The Beasts of Tarzan is a novel written by Edgar Rice Burroughs, the third in his series of books about the title character Tarzan. Originally serialized in All-Story Cavalier magazine in 1914, the novel was first published in book form by A. C. McClurg in 1916.
Not long after Tarzan claims his hereditary title of Lord Greystoke and marries Jane, their infant son, Jack, is kidnapped in London by his old Russian enemies, Nikolas Rokoff and Alexis Paulvitch. Following an anonymous call about the whereabouts of Jack, Tarzan himself falls into Rokoff's trap and is imprisoned aboard a ship carrying Jack. Jane, fearing Tarzan was entering a trap, follows him and also finds herself in Rokoff's clutches aboard the ship. Rokoff sets sail to Africa, eventually exiling Tarzan on an island near the African coast and telling Tarzan that Jack will be left with a cannibal tribe and raised as one of their own.
Using his jungle skill and primal intelligence, Tarzan wins the help of Sheeta, the vicious panther, a tribe of great apes led by the intelligent Akut, and the native warrior Mugambi. With their aid, Tarzan reaches the mainland, kills Rokoff, and tracks down his wife and son. Paulvitch, the other villain, is presumed dead, but manages to escape into the jungle.
Tarzan is a fictional character, an archetypal feral child raised in the African jungles by the Mangani great apes; he later experiences civilization only to largely reject it and return to the wild as a heroic adventurer. Created by Edgar Rice Burroughs, Tarzan first appeared in the novel Tarzan of the Apes (magazine publication 1912, book publication 1914), and then in twenty-five sequels, three authorized books by other authors, and innumerable works in other media, authorized and not.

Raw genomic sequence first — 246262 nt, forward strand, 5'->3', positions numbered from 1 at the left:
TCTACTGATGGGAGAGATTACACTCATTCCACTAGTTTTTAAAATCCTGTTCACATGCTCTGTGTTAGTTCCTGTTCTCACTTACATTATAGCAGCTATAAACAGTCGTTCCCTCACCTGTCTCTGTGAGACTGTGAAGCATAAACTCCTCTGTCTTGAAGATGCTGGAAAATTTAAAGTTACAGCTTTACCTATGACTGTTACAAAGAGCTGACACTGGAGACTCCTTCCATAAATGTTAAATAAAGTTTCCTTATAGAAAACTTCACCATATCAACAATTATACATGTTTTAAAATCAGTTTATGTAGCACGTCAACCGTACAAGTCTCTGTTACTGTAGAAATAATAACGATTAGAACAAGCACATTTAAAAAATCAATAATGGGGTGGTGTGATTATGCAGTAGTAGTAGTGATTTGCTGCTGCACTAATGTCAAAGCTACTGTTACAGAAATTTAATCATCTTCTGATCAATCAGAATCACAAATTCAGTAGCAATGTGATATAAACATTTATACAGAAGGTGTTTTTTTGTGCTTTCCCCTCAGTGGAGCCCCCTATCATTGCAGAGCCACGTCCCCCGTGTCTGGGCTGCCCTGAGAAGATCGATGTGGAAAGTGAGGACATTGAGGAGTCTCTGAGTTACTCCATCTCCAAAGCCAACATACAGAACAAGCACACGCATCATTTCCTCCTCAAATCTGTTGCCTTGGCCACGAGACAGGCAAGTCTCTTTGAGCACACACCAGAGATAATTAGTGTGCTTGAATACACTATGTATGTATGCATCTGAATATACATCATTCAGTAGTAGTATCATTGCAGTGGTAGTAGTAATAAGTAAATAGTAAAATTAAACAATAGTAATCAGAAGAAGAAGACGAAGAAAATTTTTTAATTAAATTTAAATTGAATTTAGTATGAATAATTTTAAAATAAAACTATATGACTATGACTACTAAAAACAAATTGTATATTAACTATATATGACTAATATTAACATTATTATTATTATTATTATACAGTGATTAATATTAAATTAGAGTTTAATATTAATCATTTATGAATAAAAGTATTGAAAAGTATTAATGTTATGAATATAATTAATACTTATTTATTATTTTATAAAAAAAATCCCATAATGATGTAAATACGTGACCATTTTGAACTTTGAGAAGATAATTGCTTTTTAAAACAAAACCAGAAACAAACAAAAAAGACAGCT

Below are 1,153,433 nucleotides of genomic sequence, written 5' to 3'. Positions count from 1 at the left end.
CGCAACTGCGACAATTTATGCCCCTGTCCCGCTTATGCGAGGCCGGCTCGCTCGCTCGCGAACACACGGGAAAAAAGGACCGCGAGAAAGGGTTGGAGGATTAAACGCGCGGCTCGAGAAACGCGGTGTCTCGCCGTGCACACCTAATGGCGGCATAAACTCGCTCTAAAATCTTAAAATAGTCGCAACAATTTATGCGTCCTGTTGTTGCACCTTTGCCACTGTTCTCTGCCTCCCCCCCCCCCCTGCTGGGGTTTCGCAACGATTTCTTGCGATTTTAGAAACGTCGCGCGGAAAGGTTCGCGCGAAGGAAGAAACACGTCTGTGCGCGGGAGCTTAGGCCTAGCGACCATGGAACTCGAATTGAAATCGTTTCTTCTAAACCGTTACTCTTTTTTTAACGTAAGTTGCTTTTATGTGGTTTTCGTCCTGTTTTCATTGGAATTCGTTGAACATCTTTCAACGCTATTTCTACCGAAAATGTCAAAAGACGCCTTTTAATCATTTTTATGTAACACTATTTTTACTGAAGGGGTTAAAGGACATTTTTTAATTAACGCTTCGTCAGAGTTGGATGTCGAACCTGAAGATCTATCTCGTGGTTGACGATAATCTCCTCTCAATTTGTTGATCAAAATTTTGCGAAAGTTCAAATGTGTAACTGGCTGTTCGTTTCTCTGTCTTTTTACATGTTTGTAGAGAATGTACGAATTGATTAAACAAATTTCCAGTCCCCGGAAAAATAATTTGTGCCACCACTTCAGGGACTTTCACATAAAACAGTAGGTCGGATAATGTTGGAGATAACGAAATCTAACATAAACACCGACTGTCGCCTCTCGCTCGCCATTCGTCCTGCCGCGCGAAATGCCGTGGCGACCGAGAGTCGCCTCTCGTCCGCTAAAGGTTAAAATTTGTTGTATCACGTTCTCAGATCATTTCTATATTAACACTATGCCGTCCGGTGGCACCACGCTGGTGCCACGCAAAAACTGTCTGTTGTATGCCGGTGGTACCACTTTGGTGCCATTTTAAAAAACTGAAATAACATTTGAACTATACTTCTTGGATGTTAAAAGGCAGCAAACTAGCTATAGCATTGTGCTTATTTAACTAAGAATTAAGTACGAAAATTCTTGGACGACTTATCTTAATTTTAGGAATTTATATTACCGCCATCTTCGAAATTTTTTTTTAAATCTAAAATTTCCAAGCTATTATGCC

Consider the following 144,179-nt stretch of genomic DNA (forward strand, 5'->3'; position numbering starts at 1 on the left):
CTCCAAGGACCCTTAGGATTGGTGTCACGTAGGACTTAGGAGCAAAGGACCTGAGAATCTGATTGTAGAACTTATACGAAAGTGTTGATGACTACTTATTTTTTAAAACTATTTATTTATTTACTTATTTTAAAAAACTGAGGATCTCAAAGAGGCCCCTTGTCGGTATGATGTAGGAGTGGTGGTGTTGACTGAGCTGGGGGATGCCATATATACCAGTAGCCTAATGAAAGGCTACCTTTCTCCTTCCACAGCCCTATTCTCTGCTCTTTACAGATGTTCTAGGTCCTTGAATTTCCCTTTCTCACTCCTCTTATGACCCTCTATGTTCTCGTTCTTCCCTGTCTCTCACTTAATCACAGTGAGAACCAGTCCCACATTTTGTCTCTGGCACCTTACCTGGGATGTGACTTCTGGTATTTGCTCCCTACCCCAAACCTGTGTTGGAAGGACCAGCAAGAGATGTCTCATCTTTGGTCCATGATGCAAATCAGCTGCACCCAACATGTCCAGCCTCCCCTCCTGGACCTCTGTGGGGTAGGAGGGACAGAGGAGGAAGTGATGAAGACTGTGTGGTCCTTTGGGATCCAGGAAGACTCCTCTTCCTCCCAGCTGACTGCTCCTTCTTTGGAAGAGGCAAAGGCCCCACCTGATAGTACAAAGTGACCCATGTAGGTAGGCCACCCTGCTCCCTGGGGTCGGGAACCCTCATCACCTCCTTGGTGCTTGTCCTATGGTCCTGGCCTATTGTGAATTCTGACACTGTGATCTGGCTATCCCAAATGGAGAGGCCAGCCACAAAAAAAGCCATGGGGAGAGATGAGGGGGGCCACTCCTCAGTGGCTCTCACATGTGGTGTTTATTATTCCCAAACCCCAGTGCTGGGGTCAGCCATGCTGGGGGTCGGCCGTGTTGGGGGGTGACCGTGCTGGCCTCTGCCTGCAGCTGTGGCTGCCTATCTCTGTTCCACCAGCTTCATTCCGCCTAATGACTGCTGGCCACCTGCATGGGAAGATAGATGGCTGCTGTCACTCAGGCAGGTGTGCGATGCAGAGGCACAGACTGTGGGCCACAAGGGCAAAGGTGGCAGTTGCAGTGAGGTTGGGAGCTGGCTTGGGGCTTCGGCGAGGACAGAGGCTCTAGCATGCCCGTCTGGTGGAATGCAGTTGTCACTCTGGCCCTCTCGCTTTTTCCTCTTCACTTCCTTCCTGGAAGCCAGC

Tarzan is the son of a British lord and lady who were marooned on the Atlantic coast of Africa by mutineers. When Tarzan was only an infant, his mother died of natural causes and his father was killed by Kerchak, leader of the ape tribe by whom Tarzan was adopted. Tarzan is his ape name; his real English name is John Clayton, Earl Greystoke.
Tarzan has been called one of the best-known literary characters in the world. In addition to more than two dozen books by Burroughs and a handful more by authors with the blessing of Burroughs' estate, the character has appeared in films, radio, television, comic strips, and comic books.
Edgar Rice Burroughs (1875-1950) was an American author, best known for his creation of the jungle hero Tarzan and the heroic Mars adventurer John Carter, although he produced works in many genres.